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J Agric Food Chem. 2006 Mar 8;54(5):1936-42.

Mechanisms of patulin toxicity under conditions that inhibit yeast growth.

Author information

  • 1National Food Research Institute (NFRI), 2-1-12 Kannondai, Tsukuba, Ibaraki 305-8642, Japan. yumiko@affrc.go.jp

Erratum in

  • J Agric Food Chem. 2007 Feb 21;55(4):1648.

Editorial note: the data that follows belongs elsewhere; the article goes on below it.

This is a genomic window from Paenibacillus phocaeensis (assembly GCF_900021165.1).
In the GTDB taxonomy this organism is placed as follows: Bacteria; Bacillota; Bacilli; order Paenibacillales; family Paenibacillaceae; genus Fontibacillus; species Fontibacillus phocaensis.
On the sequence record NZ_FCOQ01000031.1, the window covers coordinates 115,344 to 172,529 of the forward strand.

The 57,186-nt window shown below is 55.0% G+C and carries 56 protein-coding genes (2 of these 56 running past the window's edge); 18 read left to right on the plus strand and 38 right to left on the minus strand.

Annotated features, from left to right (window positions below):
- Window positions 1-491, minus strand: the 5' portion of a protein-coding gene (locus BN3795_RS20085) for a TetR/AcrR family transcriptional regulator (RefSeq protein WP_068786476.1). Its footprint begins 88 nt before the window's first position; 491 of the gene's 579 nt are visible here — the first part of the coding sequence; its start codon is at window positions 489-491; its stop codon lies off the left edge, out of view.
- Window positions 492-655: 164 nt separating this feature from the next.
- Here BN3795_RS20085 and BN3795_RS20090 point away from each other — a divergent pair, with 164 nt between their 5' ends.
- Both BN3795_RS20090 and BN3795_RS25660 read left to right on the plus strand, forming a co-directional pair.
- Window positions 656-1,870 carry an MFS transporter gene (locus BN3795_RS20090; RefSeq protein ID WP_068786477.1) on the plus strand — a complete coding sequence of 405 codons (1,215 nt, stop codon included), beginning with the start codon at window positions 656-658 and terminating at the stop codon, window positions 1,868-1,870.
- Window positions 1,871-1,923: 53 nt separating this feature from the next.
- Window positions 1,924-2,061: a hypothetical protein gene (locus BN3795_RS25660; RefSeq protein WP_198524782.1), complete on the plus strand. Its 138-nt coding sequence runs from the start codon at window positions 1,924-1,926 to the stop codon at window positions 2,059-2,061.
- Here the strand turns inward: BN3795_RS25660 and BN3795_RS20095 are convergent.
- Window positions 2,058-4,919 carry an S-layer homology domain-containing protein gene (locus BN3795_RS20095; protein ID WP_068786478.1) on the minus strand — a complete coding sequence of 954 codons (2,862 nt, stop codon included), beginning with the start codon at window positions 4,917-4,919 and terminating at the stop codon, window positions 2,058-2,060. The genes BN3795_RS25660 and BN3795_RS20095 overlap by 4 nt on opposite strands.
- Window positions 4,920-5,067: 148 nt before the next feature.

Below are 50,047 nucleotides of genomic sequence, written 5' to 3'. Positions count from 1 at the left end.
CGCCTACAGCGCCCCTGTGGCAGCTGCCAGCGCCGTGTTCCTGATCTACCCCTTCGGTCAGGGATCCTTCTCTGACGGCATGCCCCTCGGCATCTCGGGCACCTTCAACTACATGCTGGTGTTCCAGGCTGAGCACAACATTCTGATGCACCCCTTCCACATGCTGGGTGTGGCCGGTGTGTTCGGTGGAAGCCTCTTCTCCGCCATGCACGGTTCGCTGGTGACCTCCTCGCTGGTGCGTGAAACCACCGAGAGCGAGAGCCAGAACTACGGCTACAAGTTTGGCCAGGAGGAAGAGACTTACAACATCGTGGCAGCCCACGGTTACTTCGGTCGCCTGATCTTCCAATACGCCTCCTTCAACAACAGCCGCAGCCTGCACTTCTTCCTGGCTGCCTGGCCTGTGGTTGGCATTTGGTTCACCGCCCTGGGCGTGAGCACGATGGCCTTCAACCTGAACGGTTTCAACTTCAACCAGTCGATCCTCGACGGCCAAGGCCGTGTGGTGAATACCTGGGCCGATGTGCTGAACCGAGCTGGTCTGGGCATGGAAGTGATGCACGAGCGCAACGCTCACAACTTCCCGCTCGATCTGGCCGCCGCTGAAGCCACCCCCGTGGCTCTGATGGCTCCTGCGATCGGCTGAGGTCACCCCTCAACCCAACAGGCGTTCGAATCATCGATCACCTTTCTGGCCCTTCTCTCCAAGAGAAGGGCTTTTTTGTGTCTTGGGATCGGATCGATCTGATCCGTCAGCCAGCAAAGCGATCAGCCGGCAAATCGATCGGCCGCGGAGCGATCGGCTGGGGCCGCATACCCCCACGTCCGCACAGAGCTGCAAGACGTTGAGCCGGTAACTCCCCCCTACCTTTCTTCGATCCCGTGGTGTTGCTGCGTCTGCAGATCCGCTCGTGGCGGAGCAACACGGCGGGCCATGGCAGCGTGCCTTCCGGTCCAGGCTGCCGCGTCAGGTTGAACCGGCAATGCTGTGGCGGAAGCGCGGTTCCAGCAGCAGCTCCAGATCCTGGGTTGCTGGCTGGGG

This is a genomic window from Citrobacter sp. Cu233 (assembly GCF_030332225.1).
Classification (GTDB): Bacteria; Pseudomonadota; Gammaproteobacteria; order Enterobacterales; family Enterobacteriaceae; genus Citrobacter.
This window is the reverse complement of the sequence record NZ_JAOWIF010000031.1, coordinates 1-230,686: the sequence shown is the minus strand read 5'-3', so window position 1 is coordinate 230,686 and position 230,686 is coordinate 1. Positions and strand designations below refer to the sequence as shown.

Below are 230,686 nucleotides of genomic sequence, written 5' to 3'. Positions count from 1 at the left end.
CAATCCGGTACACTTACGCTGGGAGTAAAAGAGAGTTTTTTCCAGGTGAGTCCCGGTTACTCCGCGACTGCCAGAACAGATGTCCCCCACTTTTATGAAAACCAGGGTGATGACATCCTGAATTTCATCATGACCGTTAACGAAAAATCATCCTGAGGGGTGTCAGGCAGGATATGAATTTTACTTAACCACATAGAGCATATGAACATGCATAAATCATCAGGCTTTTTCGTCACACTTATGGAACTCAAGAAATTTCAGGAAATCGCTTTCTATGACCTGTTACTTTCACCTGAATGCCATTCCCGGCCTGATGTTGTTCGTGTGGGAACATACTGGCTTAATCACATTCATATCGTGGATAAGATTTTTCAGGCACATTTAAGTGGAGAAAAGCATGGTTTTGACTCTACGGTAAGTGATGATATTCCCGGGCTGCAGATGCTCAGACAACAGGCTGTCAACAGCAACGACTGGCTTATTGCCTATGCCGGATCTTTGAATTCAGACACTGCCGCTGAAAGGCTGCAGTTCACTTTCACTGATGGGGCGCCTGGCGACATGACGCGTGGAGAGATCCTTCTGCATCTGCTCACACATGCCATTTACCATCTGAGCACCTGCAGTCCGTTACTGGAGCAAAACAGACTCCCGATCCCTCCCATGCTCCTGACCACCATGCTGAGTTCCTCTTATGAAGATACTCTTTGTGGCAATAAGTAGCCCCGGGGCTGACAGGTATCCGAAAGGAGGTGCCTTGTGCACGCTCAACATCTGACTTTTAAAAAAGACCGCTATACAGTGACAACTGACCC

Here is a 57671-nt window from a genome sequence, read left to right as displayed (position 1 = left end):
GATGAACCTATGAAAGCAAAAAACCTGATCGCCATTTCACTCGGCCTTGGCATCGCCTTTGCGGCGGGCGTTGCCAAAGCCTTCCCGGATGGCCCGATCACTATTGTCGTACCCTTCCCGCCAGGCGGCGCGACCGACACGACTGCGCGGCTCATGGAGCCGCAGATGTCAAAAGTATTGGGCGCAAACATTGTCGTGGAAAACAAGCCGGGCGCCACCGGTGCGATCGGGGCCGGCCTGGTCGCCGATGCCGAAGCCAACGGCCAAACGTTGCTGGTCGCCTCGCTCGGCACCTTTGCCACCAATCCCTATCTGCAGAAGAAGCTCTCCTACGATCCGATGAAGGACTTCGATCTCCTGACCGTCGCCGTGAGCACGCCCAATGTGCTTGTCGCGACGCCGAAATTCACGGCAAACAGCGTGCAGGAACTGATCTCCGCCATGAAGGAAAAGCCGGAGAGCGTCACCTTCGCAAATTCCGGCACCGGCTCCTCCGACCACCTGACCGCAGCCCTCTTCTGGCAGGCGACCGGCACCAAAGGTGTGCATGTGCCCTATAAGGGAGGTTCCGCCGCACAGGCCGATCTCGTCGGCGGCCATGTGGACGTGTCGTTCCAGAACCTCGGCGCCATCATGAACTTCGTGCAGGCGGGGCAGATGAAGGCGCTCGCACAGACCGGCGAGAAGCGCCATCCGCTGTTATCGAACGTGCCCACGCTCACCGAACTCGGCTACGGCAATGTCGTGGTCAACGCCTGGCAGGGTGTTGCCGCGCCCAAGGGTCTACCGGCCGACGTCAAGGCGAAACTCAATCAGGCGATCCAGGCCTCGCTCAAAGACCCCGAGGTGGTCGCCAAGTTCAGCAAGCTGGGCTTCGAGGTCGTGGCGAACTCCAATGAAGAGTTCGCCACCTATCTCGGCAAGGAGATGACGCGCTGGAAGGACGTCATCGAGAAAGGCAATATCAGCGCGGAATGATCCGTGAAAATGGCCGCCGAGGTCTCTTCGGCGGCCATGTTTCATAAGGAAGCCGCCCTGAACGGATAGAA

Patulin, 4-hydroxy-4H-furo[3,2c]pyran-2(6H)-one, is one of the best characterized and most widely disseminated mycotoxins found in agricultural products. Nonetheless, the mechanisms by which patulin causes toxicity are not well understood. Thus, the cytotoxicity of patulin was characterized by analysis of the yeast transcriptome upon challenge with patulin. Interestingly, patulin-induced yeast gene expression profiles were found to be similar to gene expression patterns obtained after treatment with the antifungal agricultural chemicals thiuram, maneb, and zineb. Moreover, patulin treatment was found to activate protein degradation, especially proteasome activities, sulfur amino acid metabolism, and the defense system for oxidative stress. Damage to DNA by alkylation was also suggested, and this seemed to be repaired by recombinational and excision repair mechanisms. Furthermore, the results provide potential biomarker genes for the detection of patulin in agricultural products. The results suggest the possibility of applying the yeast transcriptome system for the evaluation of chemicals, especially for natural chemicals that are difficult to get by organic synthesis.

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